We learnt how to read and write. We just didn't read feelings. We read the stars because we were only dedicated to things that had a purpose. And out of that, we engaged for knowledge holders from the Kingdom of Tonga, Viti, and also the Cook Islands and Sāmoa. We wanted to ask them the story, let's look at the sounds of our people when we left our Hawaikis; what was the sound they brought with them to Aotearoa? As well as what was the origin of music that came with them? And out of that, we ended up with Sounds of the Moana, and they enter it into the New York Festival Awards, which is considered the Oscars of podcasting. And we ended up beating BBC, CNN and Lord of the Rings, who had budgets of half a million when ours was $5000.

At the moment I'm currently working on a film. The podcast did so well that they gave us some money to turn everything into a film. I'm working on an eight-part series of tracing eight instruments right across the moana.

We didn't just have musical instruments, they had a purpose in our lives. The stamping tubes: we used it to fish for whales because the vibration under the boat is how they come. It was taken by Captain Cook in 1777. Two of them remain, one in Dublin, one over in the British Museum, cold and lonely and wanting to be used and played. So, if you are a part of a museum, you currently do not allow people to play things from the 1800s. What? You're doing it an injustice. Nose flutes were not created to be displayed. They were created to be played.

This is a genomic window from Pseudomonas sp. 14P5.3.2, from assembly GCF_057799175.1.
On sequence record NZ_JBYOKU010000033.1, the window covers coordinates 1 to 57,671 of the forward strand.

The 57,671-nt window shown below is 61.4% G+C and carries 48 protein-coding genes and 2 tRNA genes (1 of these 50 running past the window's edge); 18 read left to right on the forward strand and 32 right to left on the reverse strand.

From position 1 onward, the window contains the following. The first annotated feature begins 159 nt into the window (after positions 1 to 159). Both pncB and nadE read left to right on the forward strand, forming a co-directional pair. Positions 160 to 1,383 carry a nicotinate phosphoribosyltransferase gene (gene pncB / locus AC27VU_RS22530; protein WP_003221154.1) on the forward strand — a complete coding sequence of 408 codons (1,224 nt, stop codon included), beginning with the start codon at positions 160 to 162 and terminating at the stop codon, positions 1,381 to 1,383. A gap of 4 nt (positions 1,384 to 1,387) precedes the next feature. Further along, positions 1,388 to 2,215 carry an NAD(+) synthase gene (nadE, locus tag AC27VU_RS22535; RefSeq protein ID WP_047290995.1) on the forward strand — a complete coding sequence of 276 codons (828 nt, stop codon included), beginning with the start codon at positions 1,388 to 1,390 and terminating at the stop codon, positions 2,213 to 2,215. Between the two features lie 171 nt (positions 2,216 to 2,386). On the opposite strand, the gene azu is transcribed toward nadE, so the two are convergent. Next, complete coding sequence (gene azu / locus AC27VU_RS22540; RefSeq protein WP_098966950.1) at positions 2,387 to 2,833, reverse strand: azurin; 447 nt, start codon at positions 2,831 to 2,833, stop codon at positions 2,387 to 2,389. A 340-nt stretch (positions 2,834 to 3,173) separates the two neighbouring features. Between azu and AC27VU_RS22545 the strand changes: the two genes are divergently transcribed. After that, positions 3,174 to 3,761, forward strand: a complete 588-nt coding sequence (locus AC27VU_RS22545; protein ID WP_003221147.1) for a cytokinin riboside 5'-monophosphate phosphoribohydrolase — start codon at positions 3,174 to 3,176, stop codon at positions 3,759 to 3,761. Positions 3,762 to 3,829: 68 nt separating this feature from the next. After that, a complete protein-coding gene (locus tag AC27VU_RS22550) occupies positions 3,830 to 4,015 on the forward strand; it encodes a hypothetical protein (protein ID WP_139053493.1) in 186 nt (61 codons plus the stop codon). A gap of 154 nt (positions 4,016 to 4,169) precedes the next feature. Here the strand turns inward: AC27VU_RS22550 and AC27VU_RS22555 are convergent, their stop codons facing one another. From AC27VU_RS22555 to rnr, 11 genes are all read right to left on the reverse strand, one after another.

What are their stories? I'm not going to refer to a book because we already know. You want a book? Find it in a library or a museum. I want to give back to the people and how our stories were told. And even if they get it wrong, I don't care. It's from the mouths of our people, the thing they took away from us.

Tiumalu Noma Sio-Faiumu

Music is a global language and it's used in various areas such as film, television, sports arenas, everywhere. Music infiltrates our existence. For Pacific communities, music serves as a vessel for our stories, our DNA, our measina. It transcends individual ownership.
Tiumalu Noma Sio-Faiumu
A siapo (Sāmoan bark cloth).